A SpaceX rocket prompted a wave of 911 calls after it created a series of sonic booms while re-entering the Earth’s atmosphere at around 1am on Monday.
The Falcon 9 rocket, which was returning to Cape Canaveral in Florida as SpaceX’s fifth successful test for reusable landing rockets, caught many by surprise and prompted explosion fears from nearby civilians who even reported shaking walls and windows.
“A space shuttle landed yesterday at Kennedy Space Center and the sonic boom was heard all the way in Orlando. My walls shook,” wrote one shocked user on Twitter. “Sonic boom woke me up in Orlando. Rattled my windows,” posted another.
A space shuttle landed yesterday at Kennedy Space Center and the sonic boom was heard all the way in Orlando. My walls shook.
— Val. (@InfiniteVally) July 18, 2016
Sonic boom woke me up in Orlando. Rattled my windows. #Falcon9
— Jeff Krause (@jeffkrause1) July 18, 2016
Boom here in Orlando shook the entire house. Woke me up, wow! #Falcon9
— Ed Sweat (@Sunologi) July 18, 2016
— Meg Neyland (@MegNeyland) July 18, 2016
“Attention Orlando and nearby areas: There was no explosion, no malfunction, or no alien attack… That was a sonic boom of the rocket,” announced Orlando news account “Orlando United”. “That shit scared me so bad,” replied one user.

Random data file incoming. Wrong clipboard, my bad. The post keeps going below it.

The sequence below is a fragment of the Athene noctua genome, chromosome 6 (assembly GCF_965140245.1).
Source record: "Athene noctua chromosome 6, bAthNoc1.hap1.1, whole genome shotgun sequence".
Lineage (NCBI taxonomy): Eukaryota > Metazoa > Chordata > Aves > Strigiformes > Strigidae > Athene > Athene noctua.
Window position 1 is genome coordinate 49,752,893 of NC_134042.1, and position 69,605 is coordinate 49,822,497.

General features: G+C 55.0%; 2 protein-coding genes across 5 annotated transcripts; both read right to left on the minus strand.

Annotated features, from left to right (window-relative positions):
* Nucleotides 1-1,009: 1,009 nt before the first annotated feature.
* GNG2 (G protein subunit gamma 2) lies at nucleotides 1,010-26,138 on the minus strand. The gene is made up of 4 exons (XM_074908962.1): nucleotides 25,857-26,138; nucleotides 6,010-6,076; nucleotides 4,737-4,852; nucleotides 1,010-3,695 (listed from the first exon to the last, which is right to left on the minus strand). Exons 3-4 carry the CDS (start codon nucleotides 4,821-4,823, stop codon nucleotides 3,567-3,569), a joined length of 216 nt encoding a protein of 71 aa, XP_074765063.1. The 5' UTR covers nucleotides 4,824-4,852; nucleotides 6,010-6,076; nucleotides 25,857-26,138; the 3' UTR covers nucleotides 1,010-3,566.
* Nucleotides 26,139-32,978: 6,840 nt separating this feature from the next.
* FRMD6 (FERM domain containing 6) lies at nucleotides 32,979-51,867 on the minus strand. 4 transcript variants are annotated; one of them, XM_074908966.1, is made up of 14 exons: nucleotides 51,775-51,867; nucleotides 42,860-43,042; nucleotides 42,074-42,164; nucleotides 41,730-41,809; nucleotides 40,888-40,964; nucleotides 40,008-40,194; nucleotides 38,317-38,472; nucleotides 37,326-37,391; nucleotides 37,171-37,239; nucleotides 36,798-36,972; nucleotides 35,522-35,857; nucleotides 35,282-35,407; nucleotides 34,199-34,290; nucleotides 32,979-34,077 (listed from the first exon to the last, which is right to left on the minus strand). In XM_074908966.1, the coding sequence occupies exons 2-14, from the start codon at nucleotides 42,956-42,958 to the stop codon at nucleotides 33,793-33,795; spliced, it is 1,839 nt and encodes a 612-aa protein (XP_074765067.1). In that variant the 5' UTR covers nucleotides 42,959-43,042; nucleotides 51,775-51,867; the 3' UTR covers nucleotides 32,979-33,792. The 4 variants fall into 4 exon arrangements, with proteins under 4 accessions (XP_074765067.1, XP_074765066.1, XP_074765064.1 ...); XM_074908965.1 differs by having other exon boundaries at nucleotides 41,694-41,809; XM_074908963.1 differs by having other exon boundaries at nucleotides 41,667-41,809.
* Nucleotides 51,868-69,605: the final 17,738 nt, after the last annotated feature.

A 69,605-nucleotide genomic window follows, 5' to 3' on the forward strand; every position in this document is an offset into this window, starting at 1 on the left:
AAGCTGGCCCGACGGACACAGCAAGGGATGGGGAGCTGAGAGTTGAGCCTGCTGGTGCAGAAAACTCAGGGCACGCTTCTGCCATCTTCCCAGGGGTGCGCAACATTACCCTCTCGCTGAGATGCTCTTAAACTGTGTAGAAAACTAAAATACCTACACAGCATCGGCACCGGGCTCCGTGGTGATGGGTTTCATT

Attention Orlando and nearby areas: There was no explosion, no malfunction, or no alien attack… That was a sonic boom of the rocket.
— Orlando United (@Orlando_United) July 18, 2016
Anyone else in Orlando just hear the sonic boom from the @SpaceX Falcon 9 re-entry? Shook our windows!
— Nick Pettit (@nickrp) July 18, 2016
“He was excited the stage was back in good health,” said SpaceX’s Vice President of Mission Assurance Hans Koenigsmann about the company’s CEO Elon Musk. “The whole goal is to lower the cost of space travel.”
Koenigsmann went on to say that the sonic boom scare was due to people forgetting about the similar dual booms of the former space shuttle program.
“I believe it’ll be the same thing,” he said. “It takes time to get used to it.”
The rocket was reported to have been transporting scientific research, experiments, and supplies for the astronauts currently aboard the International Space Station.
“We don’t like having to depend on someone else to take our astronauts,” said NASA’s launch integration manager Steve Payne, who praised the advancement of commercial space travel. “We are fomenting a new industry. Commercial spaceflight is new. Someday, everybody will be able to fly into space and this is the beginning of that industry.”